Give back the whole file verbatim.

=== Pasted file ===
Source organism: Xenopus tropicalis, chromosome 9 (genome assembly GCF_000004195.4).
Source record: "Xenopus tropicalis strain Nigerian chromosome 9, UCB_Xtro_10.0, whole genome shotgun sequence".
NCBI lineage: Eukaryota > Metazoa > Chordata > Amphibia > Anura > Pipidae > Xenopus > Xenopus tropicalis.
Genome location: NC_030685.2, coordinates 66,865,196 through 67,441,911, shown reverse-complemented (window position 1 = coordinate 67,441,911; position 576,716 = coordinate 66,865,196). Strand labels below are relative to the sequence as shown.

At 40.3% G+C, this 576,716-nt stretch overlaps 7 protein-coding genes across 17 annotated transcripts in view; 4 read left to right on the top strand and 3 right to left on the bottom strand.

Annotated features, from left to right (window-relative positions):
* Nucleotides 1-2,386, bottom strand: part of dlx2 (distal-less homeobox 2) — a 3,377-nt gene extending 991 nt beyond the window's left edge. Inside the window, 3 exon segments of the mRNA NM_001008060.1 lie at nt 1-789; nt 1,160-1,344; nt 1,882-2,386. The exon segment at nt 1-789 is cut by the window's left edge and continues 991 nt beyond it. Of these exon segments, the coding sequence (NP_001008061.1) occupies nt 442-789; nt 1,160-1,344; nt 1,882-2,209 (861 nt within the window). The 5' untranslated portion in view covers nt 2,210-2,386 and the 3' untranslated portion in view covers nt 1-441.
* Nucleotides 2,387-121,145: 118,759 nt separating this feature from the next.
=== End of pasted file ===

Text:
Source organism: Xenopus tropicalis, chromosome 9 (genome assembly GCF_000004195.4).
Source record: "Xenopus tropicalis strain Nigerian chromosome 9, UCB_Xtro_10.0, whole genome shotgun sequence".
NCBI lineage: Eukaryota > Metazoa > Chordata > Amphibia > Anura > Pipidae > Xenopus > Xenopus tropicalis.
Genome location: NC_030685.2, coordinates 66,865,196 through 67,441,911, shown reverse-complemented (window position 1 = coordinate 67,441,911; position 576,716 = coordinate 66,865,196). Strand labels below are relative to the sequence as shown.

At 40.3% G+C, this 576,716-nt stretch overlaps 7 protein-coding genes across 17 annotated transcripts in view; 4 read left to right on the top strand and 3 right to left on the bottom strand.

Annotated features, from left to right (window-relative positions):
* Nucleotides 1-2,386, bottom strand: part of dlx2 (distal-less homeobox 2) — a 3,377-nt gene extending 991 nt beyond the window's left edge. Inside the window, 3 exon segments of the mRNA NM_001008060.1 lie at nt 1-789; nt 1,160-1,344; nt 1,882-2,386. The exon segment at nt 1-789 is cut by the window's left edge and continues 991 nt beyond it. Of these exon segments, the coding sequence (NP_001008061.1) occupies nt 442-789; nt 1,160-1,344; nt 1,882-2,209 (861 nt within the window). The 5' untranslated portion in view covers nt 2,210-2,386 and the 3' untranslated portion in view covers nt 1-441.
* Nucleotides 2,387-121,145: 118,759 nt separating this feature from the next.